On Aug. 1, 2007, the I-35 bridge over the Mississippi River in Minneapolis collapsed, plunging rush-hour traffic into the water below.
In the following essay, reprinted from The New York Times, David Billington ’50 explores the important role that good design plays in the lifetime and safety of bridges. Billington is Princeton’s Gordon Y. S. Wu Professor of Engineering and directs the Program in Architecture and Engineering.
As many have pointed out, the deadly bridge failure in Minneapolis was symptomatic of a system of bridges that will continue to corrode, crack and crumble if not maintained. But maintenance is not the only problem. We also need to design and build better bridges.
The I-35W bridge was of a type called a “truss deck” bridge; of the 760 bridges around the country having the same design, the Federal Highway Administration found 264, or 35 percent, to be structurally deficient in 2006. Of the bridges having a similar “truss thru” design, 58 percent were labeled deficient. By comparison, only 13.4 percent of the nearly 600,000 bridges of all types were found to be structurally deficient.
While we don’t know yet exactly what caused it, the Minneapolis collapse is hauntingly similar to the collapse in 1983 of another interstate highway bridge over the Mianus River in Connecticut. That disaster led to inspections of similar bridges, which found dangerous cracks from deferred maintenance. What the Mianus and Minneapolis bridges had in common was not just neglect. Both were the products of a design mentality in which engineers simply used a standard form, and often the same detailed features. Public bridges are all too often designed by anonymous teams, and the results can be seen on our highways.
The goal of good bridge design is to integrate efficiency, economy and elegance in a single design. Few bridges built over the last century have achieved this. Most are efficient but strictly functional; a few that aspire to elegance have done so at the expense of efficiency and economy, like the new San Francisco-Oakland Bay Bridge, which is estimated to cost more than four times its original budget.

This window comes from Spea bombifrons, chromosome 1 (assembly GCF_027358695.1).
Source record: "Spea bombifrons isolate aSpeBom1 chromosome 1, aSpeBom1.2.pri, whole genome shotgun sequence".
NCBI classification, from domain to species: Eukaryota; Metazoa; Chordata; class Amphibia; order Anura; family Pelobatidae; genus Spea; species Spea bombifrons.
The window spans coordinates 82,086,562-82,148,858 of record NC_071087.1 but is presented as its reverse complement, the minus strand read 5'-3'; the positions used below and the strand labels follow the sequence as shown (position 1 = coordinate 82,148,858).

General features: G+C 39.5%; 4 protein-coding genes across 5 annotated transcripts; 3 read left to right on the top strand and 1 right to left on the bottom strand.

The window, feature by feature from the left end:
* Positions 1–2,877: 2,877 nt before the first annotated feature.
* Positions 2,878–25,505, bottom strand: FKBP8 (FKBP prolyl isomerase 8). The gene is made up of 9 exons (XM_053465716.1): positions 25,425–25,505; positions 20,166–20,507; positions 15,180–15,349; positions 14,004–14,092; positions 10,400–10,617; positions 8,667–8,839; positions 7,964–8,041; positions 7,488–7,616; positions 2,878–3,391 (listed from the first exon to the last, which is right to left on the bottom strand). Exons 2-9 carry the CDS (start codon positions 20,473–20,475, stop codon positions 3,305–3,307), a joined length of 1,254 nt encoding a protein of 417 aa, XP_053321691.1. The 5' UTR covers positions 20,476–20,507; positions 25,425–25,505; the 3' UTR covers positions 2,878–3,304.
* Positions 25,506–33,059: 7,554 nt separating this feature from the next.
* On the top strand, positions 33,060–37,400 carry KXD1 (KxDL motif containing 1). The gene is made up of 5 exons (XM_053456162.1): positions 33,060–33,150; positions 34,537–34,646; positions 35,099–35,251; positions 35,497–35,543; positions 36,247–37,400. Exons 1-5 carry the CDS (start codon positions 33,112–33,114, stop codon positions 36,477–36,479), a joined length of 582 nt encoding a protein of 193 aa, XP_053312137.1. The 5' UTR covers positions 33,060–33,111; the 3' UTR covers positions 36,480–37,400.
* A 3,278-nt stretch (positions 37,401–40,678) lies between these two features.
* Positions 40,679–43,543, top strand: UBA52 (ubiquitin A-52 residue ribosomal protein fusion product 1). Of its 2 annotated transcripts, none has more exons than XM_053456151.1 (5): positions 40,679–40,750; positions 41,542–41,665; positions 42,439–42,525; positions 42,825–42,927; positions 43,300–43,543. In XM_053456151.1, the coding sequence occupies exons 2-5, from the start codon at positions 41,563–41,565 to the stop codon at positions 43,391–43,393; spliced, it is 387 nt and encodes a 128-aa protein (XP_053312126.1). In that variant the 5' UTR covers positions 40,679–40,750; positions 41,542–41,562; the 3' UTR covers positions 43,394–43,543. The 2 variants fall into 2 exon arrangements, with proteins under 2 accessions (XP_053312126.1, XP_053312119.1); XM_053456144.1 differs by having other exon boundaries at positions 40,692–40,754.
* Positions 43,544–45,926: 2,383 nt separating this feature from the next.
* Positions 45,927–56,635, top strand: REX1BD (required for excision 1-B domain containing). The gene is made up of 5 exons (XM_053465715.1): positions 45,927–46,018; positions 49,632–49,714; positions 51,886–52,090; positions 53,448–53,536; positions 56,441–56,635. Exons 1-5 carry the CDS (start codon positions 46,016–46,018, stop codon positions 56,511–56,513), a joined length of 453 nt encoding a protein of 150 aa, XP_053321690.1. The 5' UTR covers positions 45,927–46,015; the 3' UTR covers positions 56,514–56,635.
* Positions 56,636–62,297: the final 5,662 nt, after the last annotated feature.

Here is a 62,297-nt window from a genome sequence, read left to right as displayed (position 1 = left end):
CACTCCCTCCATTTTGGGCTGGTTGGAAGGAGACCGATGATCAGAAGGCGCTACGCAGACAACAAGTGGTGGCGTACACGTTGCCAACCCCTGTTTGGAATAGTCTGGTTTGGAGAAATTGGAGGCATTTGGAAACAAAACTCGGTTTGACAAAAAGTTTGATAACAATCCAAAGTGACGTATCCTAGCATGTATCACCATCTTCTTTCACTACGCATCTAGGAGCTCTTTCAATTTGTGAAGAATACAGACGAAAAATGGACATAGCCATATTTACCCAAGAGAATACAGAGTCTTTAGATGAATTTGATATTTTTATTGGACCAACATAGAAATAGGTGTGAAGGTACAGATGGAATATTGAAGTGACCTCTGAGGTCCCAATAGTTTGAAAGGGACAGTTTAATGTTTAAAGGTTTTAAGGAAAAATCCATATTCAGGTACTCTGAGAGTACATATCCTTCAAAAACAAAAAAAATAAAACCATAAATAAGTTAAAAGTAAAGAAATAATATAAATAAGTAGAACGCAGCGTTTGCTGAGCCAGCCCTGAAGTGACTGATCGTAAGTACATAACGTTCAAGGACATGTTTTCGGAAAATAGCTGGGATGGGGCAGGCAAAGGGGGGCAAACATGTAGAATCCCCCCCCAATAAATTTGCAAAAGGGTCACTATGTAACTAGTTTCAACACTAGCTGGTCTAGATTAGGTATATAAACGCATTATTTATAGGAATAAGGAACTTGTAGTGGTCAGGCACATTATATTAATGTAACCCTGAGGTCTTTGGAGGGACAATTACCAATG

Having given seminars to many state bridge engineers, I am aware of the political pressures they face to control costs. But there are often opportunities to improve design even in the case of very ordinary bridges. For example, a few years ago, in a discussion with bridge engineers from a Midwestern state, I suggested an alternative to a conventional overpass they had built, only to be told it would have cost too much. Challenged, I redesigned the overpass myself, and sent the plan to a steel fabricator the state worked with. The fabricator did a cost analysis and, to everyone’s surprise, found that my version would have cost slightly less than the standard design. The revision was also, in my view, better looking.
American bridge engineering largely overlooks that efficiency, economy and elegance can be mutually reinforcing ideals. This is largely because engineers are not taught outstanding examples that express these ideals. Elsewhere, however, there is a great history of such integrated education. In the early and mid-20th century, two professors at the Federal Institute of Technology in Zurich-first Wilhelm Ritter and then Pierre Lardy-used that broader approach and turned out such eminent designers as Robert Maillart and Christian Menn, experts in reinforced concrete, and Othmar Ammann, who worked in structural steel.